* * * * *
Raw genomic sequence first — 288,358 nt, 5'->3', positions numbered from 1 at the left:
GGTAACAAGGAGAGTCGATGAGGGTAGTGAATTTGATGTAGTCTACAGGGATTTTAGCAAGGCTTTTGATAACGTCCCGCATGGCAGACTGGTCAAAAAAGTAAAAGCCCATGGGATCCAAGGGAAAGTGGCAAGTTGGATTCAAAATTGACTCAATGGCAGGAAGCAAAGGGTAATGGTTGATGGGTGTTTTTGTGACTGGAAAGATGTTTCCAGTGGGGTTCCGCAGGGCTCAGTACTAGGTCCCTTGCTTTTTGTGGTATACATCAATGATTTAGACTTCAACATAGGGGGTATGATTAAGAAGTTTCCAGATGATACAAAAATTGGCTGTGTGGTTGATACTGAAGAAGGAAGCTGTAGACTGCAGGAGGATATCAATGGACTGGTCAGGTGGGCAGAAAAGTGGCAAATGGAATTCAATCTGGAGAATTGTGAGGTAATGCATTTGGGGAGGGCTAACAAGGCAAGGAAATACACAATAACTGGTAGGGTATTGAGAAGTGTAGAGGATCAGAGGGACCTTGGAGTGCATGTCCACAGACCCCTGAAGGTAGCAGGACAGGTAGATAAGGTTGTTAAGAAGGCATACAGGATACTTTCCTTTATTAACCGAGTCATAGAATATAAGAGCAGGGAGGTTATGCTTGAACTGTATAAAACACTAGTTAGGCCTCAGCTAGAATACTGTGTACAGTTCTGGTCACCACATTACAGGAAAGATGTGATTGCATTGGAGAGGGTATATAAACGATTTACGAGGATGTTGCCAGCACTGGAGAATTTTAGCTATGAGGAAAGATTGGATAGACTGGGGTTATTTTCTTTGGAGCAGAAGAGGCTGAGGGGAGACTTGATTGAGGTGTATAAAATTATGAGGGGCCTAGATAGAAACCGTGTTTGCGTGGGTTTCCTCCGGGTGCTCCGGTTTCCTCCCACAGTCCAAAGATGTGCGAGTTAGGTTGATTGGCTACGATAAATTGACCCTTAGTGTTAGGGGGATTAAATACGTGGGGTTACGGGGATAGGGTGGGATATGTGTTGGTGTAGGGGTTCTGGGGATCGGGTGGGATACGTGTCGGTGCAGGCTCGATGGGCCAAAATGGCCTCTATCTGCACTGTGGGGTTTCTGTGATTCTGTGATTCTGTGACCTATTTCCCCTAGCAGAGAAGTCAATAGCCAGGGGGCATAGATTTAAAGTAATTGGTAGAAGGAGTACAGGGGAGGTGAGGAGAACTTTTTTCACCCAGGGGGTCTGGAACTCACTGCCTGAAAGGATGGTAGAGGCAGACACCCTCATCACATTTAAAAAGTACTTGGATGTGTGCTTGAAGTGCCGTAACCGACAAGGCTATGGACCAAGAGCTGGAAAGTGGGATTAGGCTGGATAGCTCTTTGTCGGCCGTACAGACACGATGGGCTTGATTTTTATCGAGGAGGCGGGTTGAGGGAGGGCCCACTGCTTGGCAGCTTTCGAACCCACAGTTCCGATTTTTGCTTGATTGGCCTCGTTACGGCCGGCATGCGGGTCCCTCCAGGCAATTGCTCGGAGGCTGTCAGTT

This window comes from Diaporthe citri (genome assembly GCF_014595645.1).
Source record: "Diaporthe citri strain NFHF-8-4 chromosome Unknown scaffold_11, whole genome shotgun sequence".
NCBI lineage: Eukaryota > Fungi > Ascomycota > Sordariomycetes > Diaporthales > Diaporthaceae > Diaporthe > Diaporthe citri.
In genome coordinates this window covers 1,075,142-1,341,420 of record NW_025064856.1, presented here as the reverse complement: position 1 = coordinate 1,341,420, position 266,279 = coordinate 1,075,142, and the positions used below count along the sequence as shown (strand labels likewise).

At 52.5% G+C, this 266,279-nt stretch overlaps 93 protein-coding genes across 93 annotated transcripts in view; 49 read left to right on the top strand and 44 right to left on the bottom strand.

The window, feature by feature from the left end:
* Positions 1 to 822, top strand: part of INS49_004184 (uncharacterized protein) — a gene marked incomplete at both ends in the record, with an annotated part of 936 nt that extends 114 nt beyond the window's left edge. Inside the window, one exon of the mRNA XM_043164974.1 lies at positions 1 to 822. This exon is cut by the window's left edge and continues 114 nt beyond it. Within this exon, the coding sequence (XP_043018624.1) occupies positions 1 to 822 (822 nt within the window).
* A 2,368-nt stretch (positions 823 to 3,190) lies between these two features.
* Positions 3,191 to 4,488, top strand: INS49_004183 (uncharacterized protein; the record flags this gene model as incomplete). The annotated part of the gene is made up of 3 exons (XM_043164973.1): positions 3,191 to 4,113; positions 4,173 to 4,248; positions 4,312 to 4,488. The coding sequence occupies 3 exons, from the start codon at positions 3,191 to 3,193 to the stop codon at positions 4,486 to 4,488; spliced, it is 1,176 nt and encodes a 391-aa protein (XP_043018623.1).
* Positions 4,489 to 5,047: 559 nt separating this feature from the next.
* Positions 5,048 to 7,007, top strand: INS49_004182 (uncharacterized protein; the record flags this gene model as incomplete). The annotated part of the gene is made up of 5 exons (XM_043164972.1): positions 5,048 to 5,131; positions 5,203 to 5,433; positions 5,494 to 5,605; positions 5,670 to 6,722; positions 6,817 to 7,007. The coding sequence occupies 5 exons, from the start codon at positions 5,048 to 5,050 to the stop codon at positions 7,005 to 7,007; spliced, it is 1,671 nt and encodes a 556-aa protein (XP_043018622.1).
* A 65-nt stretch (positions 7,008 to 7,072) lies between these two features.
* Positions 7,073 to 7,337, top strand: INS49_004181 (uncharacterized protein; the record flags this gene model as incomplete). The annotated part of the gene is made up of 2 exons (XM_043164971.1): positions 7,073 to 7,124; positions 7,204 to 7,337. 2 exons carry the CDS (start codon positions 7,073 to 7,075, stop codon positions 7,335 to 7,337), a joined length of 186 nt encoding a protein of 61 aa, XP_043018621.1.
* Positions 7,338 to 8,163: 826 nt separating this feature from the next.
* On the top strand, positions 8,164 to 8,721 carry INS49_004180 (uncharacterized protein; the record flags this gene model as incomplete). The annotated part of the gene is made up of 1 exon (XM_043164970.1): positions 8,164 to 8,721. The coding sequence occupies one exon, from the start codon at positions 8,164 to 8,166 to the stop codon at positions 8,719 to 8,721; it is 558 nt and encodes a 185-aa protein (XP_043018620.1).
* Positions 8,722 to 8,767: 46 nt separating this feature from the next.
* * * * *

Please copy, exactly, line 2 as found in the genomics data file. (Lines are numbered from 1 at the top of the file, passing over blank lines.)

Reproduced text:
GGTAACAAGGAGAGTCGATGAGGGTAGTGAATTTGATGTAGTCTACAGGGATTTTAGCAAGGCTTTTGATAACGTCCCGCATGGCAGACTGGTCAAAAAAGTAAAAGCCCATGGGATCCAAGGGAAAGTGGCAAGTTGGATTCAAAATTGACTCAATGGCAGGAAGCAAAGGGTAATGGTTGATGGGTGTTTTTGTGACTGGAAAGATGTTTCCAGTGGGGTTCCGCAGGGCTCAGTACTAGGTCCCTTGCTTTTTGTGGTATACATCAATGATTTAGACTTCAACATAGGGGGTATGATTAAGAAGTTTCCAGATGATACAAAAATTGGCTGTGTGGTTGATACTGAAGAAGGAAGCTGTAGACTGCAGGAGGATATCAATGGACTGGTCAGGTGGGCAGAAAAGTGGCAAATGGAATTCAATCTGGAGAATTGTGAGGTAATGCATTTGGGGAGGGCTAACAAGGCAAGGAAATACACAATAACTGGTAGGGTATTGAGAAGTGTAGAGGATCAGAGGGACCTTGGAGTGCATGTCCACAGACCCCTGAAGGTAGCAGGACAGGTAGATAAGGTTGTTAAGAAGGCATACAGGATACTTTCCTTTATTAACCGAGTCATAGAATATAAGAGCAGGGAGGTTATGCTTGAACTGTATAAAACACTAGTTAGGCCTCAGCTAGAATACTGTGTACAGTTCTGGTCACCACATTACAGGAAAGATGTGATTGCATTGGAGAGGGTATATAAACGATTTACGAGGATGTTGCCAGCACTGGAGAATTTTAGCTATGAGGAAAGATTGGATAGACTGGGGTTATTTTCTTTGGAGCAGAAGAGGCTGAGGGGAGACTTGATTGAGGTGTATAAAATTATGAGGGGCCTAGATAGAAACCGTGTTTGCGTGGGTTTCCTCCGGGTGCTCCGGTTTCCTCCCACAGTCCAAAGATGTGCGAGTTAGGTTGATTGGCTACGATAAATTGACCCTTAGTGTTAGGGGGATTAAATACGTGGGGTTACGGGGATAGGGTGGGATATGTGTTGGTGTAGGGGTTCTGGGGATCGGGTGGGATACGTGTCGGTGCAGGCTCGATGGGCCAAAATGGCCTCTATCTGCACTGTGGGGTTTCTGTGATTCTGTGATTCTGTGACCTATTTCCCCTAGCAGAGAAGTCAATAGCCAGGGGGCATAGATTTAAAGTAATTGGTAGAAGGAGTACAGGGGAGGTGAGGAGAACTTTTTTCACCCAGGGGGTCTGGAACTCACTGCCTGAAAGGATGGTAGAGGCAGACACCCTCATCACATTTAAAAAGTACTTGGATGTGTGCTTGAAGTGCCGTAACCGACAAGGCTATGGACCAAGAGCTGGAAAGTGGGATTAGGCTGGATAGCTCTTTGTCGGCCGTACAGACACGATGGGCTTGATTTTTATCGAGGAGGCGGGTTGAGGGAGGGCCCACTGCTTGGCAGCTTTCGAACCCACAGTTCCGATTTTTGCTTGATTGGCCTCGTTACGGCCGGCATGCGGGTCCCTCCAGGCAATTGCTCGGAGGCTGTCAGTT